Every summer growing up, my family would vacation in Florida. We always went to Navarre Beach on Santa Rosa Island because of its beautiful and secluded beaches and because it was right in the middle of Pensacola and Destin which provided several “touristy” opportunities nearby. The best part was definitely the beaches. There were miles of virtually undisturbed powdery, sugar-white shoreline which gave us great access to the warm gulf coast waters. (Can you tell I love the Alabama/Florida gulf coast?)
I remember one of my older brother’s favorite parts was swimming out to the sandbars. They’re very common all along the gulf coast and because of Santa Rosa Island’s location, we could always count on a few being along Navarre Beach. My older brother loved them, I hated them. You see, you almost always had to swim over a trench-like part of the seabed to get to the sandbar and that terrified me. Being much younger and much smaller than my brother, I couldn’t touch and therefore had no concept of what was below me…to top that off, I’d seen Jaws and was terrified of sharks.
The summer that I was 8, my brother and his friends wanted to swim out to the sandbar as they usually did. My brother asked me if I wanted to go out to the sandbar with them and I wasn’t about to have anything to do with that. My brother told me that I could “ride” on his back meaning that I could hold on and he would swim. I was still hesitant to do this but I trusted my brother.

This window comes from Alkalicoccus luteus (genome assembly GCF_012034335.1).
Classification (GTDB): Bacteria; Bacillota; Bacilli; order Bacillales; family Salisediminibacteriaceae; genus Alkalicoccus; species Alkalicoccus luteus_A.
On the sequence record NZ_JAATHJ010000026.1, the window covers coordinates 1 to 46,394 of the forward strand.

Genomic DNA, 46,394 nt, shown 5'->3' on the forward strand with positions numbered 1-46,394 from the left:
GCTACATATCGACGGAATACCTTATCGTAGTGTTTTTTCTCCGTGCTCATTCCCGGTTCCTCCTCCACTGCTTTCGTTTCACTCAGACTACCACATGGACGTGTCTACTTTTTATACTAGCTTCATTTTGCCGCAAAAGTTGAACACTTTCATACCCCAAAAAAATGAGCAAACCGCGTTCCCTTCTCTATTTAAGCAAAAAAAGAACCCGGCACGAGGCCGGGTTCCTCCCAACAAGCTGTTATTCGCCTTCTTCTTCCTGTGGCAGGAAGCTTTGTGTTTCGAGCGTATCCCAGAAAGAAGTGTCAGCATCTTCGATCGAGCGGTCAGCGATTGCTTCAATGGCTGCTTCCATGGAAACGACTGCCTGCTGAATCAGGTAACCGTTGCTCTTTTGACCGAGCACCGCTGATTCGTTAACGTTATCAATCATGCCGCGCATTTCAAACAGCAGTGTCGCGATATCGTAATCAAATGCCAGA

I held onto my brother as he and his friends began to swim out. Let me tell you, at the time that felt like the longest minute of my short life. In my head, I’d made a huge mistake and there was nothing anybody could say to me in that moment that was going to calm me down. I just knew I was going to die.
I see the same thing happening in life sometimes. We are confronted with some opportunity that is scary because it’s new and different. It may even be that we’ve seen someone else venture out in a similar fashion and have a terrible experience. We hesitantly step out in faith because ultimately we trust in God but the second we hit any sort of speed bump, we lose that trust. We forget about the faith on which we leaned from the beginning and we refuse to be calmed by any scriptures, any words of affirmation.
Why? Why do we constantly question Him? Hasn’t God proved Himself to be faithful time and time again? Yet, as often as He proves Himself to us, we revert back to the the questions and complaints. It’s because of our human nature to expect failure. It seems unreasonable to expect someone to be completely and totally dependable 100% of the time. I know that I am terribly guilty of this. It’s often hard for me to give complete trust to anyone including God Himself…but I also recognize the fault in this. I recognize that I continually receive opportunities that I simply don’t deserve; I haven’t “earned” them and never could. They are simply reflections of God’s faithfulness to me.
Spoiler Alert: I didn’t die swimming to the sandbar. I made it out there with my brother and actually had a blast with him and his friends. After some time we swam back and, while I was still nervous, I felt better having experienced the swim once before. We made it to the sandbar and the shore unscathed despite my fear and lack of trust, much like how it has worked time and time again in my life with my fear and lack of trust in God. It’s not always easy to have faith but take assurance that God is looking out for you. The end result may not always be what you expected but it’s always going to work for your good and His glory and ultimately, that’s all that really matters.